This ensures one encirclement of the critical point (−1,0) as |J(ω)| is a decreasing function of ω for ω>ω1, and guarantees the stability of the closed loop while the open loop is unstable. The added condition:
arg{J(ω)}>−π+arctan(M/(M−1)) for ω>ωf
could guarantee that the M sensitivity circle is still encircled. Note that the added phase of the unstable pole—stable zero combination in the compensator contributes a phase varying between −180° and 0°.

Note that the condition of non-encirclement of the M sensitivity circle can also be satisfied by choosing ωb as in the minimum phase case. Recall that the phase of J(ωb) can be made close to −90° as ωb can be chosen so that:
|Pb)Cb)|≦1−1/M for ω≧ωb
and
|k·arctan(ωb2)+arctan(ωb1)|<π/2
and ensuring that the contributed phase of (s+z)/(s−p) satisfies:
arg{( b +z)/( b −p)}>−π+arcsin(1/M).

As a general rule, addition of unstable poles and stable zeros in the compensator do not constitute a problem as long as the Nyquist criteria is satisfied. Higher gains can make sure that the ε and the M sensitivity circles are encircled and the design of J2(s) becomes the principal tool that allows the Nyquist curve to complete its trajectory on the right to the M sensitivity circle.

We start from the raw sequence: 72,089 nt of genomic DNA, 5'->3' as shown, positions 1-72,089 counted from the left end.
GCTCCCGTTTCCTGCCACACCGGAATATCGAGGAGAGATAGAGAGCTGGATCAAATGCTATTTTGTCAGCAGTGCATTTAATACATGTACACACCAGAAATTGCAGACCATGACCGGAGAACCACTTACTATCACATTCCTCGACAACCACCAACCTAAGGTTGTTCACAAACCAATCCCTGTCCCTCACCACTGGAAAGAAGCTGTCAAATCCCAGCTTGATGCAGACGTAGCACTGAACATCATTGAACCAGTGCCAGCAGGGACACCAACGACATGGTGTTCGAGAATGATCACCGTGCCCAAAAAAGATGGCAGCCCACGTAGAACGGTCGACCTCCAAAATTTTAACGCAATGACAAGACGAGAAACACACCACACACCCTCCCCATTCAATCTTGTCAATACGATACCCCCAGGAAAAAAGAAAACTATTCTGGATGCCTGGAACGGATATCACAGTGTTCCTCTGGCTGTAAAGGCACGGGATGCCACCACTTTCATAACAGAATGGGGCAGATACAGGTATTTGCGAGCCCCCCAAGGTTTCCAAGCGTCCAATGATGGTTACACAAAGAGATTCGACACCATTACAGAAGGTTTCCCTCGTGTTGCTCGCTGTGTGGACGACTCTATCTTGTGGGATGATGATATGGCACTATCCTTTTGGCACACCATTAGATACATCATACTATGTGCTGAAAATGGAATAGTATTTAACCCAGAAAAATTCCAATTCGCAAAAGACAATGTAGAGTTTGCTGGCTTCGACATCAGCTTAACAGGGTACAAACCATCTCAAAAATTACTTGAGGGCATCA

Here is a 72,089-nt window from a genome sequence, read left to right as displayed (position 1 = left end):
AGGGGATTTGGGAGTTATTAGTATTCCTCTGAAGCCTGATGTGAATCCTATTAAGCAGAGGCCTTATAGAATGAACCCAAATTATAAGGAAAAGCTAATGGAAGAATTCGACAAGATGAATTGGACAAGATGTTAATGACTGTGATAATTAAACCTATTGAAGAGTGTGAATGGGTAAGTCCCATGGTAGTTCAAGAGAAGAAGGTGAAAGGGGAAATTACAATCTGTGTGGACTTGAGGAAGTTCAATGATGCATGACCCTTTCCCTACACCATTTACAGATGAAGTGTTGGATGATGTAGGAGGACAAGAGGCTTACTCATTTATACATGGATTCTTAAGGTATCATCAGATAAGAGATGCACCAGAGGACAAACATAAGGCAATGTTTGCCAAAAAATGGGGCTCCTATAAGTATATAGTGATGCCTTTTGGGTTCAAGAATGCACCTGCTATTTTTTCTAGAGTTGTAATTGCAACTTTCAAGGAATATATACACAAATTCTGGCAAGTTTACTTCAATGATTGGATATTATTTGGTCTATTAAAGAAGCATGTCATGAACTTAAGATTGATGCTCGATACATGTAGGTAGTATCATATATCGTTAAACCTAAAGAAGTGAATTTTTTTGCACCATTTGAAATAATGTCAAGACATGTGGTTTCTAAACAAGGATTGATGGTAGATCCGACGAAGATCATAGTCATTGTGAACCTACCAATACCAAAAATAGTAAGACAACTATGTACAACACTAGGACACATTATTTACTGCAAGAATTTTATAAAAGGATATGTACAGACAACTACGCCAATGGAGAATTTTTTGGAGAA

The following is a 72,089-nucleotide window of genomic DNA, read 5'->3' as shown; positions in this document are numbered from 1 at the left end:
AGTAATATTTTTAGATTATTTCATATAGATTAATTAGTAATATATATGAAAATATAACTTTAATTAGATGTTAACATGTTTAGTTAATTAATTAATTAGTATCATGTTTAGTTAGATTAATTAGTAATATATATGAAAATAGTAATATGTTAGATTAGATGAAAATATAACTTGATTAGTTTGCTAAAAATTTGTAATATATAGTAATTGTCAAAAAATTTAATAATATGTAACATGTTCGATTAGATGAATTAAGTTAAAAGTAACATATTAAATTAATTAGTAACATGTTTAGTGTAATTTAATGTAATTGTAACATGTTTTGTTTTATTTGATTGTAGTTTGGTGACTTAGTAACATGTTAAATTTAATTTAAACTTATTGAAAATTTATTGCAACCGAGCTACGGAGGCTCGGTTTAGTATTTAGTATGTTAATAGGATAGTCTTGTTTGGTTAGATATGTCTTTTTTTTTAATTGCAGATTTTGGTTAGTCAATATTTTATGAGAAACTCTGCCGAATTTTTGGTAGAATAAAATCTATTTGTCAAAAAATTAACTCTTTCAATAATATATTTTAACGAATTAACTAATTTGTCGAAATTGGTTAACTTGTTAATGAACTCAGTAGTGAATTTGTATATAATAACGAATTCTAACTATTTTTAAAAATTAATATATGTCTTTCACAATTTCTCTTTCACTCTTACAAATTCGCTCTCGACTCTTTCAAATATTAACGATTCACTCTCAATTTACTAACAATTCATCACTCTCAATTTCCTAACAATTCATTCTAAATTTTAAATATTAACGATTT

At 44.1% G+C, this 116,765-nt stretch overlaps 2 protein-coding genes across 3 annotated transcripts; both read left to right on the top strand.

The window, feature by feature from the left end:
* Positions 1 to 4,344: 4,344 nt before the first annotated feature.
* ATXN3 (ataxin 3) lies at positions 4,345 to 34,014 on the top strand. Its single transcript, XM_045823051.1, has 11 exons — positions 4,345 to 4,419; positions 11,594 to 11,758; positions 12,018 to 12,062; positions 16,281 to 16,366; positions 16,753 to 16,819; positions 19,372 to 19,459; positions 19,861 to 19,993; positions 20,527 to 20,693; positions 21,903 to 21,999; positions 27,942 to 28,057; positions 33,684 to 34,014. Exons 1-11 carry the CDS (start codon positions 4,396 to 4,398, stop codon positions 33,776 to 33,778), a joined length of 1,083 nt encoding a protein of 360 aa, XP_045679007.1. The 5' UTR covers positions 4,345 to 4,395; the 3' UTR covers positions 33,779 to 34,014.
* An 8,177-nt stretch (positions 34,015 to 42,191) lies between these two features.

Of note, the compensating unit 26 may be implemented in both analog and digital control forms, for instance in the Laplace and Z-transform domains, for application on a digital signal processors or the like. Indeed, referring back to FIG. 1B, in accordance with an illustrative embodiment of the present invention, the transfer function of a high gain filter J1(s) 20, and the transfer function of the low pass filter J2(s) 22 may be represented in the Z-domain for digital implementation using standard digital control techniques as are generally known in the art. In particular, given that J1(s)J2(s)=J(s), J(s) may be decomposed into a sum using the residue theorem, or as is generally known as Cauchy's Residue Theorem, assuming that:

J ( s ) = [ k 1 ( s + ω 1 ) ] i = 1 k ω 2 i s + ω 2 i = K s + ω 1 + i = 1 k K i ( s + ω 2 i ) [ 17 ]
with K=[(s+ω1)J(s)]s=−ω 1 and

K i = j = 1 k [ ω 2 j ( s + ω 2 j ) ( s + ω 1 ) ] s = - ω 2 i